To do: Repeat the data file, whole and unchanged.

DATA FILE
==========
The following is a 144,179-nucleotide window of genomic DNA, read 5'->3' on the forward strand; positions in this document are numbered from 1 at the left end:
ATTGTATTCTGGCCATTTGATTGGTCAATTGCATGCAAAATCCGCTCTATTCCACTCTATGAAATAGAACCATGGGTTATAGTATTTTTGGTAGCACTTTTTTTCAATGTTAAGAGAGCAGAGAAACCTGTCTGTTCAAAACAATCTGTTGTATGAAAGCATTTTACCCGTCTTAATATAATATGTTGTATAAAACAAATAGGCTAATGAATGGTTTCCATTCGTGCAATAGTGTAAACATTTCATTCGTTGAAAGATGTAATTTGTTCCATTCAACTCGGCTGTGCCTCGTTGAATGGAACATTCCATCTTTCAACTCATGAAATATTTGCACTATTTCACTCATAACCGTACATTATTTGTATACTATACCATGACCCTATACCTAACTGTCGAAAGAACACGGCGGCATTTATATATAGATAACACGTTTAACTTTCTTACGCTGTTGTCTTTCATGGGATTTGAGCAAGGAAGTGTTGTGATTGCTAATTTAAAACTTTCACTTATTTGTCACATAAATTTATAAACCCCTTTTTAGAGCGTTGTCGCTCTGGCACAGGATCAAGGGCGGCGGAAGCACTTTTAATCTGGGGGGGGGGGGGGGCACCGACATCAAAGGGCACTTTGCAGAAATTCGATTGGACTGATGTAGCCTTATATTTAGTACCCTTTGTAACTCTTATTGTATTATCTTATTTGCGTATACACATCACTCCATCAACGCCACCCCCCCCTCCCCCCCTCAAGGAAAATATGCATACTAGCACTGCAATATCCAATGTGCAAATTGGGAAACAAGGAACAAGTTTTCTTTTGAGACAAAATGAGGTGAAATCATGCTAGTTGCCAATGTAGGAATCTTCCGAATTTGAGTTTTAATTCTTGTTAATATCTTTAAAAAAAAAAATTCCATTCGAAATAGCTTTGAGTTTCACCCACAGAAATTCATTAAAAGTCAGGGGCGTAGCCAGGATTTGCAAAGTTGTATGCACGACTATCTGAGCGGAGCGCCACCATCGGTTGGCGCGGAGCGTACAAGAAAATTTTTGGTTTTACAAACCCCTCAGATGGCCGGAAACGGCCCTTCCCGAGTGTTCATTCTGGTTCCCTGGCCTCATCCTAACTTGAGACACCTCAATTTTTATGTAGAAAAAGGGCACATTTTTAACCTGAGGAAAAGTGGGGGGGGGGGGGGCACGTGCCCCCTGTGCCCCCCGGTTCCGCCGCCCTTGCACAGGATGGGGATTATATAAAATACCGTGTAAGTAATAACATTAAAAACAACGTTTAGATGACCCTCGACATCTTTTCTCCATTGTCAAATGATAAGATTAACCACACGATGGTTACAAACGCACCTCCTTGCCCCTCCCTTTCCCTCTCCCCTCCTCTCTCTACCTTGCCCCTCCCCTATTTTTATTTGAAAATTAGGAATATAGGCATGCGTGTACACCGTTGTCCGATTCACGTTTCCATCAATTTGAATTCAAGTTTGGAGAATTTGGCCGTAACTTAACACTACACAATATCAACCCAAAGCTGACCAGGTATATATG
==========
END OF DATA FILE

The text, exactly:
The following is a 144,179-nucleotide window of genomic DNA, read 5'->3' on the forward strand; positions in this document are numbered from 1 at the left end:
ATTGTATTCTGGCCATTTGATTGGTCAATTGCATGCAAAATCCGCTCTATTCCACTCTATGAAATAGAACCATGGGTTATAGTATTTTTGGTAGCACTTTTTTTCAATGTTAAGAGAGCAGAGAAACCTGTCTGTTCAAAACAATCTGTTGTATGAAAGCATTTTACCCGTCTTAATATAATATGTTGTATAAAACAAATAGGCTAATGAATGGTTTCCATTCGTGCAATAGTGTAAACATTTCATTCGTTGAAAGATGTAATTTGTTCCATTCAACTCGGCTGTGCCTCGTTGAATGGAACATTCCATCTTTCAACTCATGAAATATTTGCACTATTTCACTCATAACCGTACATTATTTGTATACTATACCATGACCCTATACCTAACTGTCGAAAGAACACGGCGGCATTTATATATAGATAACACGTTTAACTTTCTTACGCTGTTGTCTTTCATGGGATTTGAGCAAGGAAGTGTTGTGATTGCTAATTTAAAACTTTCACTTATTTGTCACATAAATTTATAAACCCCTTTTTAGAGCGTTGTCGCTCTGGCACAGGATCAAGGGCGGCGGAAGCACTTTTAATCTGGGGGGGGGGGGGGGCACCGACATCAAAGGGCACTTTGCAGAAATTCGATTGGACTGATGTAGCCTTATATTTAGTACCCTTTGTAACTCTTATTGTATTATCTTATTTGCGTATACACATCACTCCATCAACGCCACCCCCCCCTCCCCCCCTCAAGGAAAATATGCATACTAGCACTGCAATATCCAATGTGCAAATTGGGAAACAAGGAACAAGTTTTCTTTTGAGACAAAATGAGGTGAAATCATGCTAGTTGCCAATGTAGGAATCTTCCGAATTTGAGTTTTAATTCTTGTTAATATCTTTAAAAAAAAAAATTCCATTCGAAATAGCTTTGAGTTTCACCCACAGAAATTCATTAAAAGTCAGGGGCGTAGCCAGGATTTGCAAAGTTGTATGCACGACTATCTGAGCGGAGCGCCACCATCGGTTGGCGCGGAGCGTACAAGAAAATTTTTGGTTTTACAAACCCCTCAGATGGCCGGAAACGGCCCTTCCCGAGTGTTCATTCTGGTTCCCTGGCCTCATCCTAACTTGAGACACCTCAATTTTTATGTAGAAAAAGGGCACATTTTTAACCTGAGGAAAAGTGGGGGGGGGGGGGGCACGTGCCCCCTGTGCCCCCCGGTTCCGCCGCCCTTGCACAGGATGGGGATTATATAAAATACCGTGTAAGTAATAACATTAAAAACAACGTTTAGATGACCCTCGACATCTTTTCTCCATTGTCAAATGATAAGATTAACCACACGATGGTTACAAACGCACCTCCTTGCCCCTCCCTTTCCCTCTCCCCTCCTCTCTCTACCTTGCCCCTCCCCTATTTTTATTTGAAAATTAGGAATATAGGCATGCGTGTACACCGTTGTCCGATTCACGTTTCCATCAATTTGAATTCAAGTTTGGAGAATTTGGCCGTAACTTAACACTACACAATATCAACCCAAAGCTGACCAGGTATATATG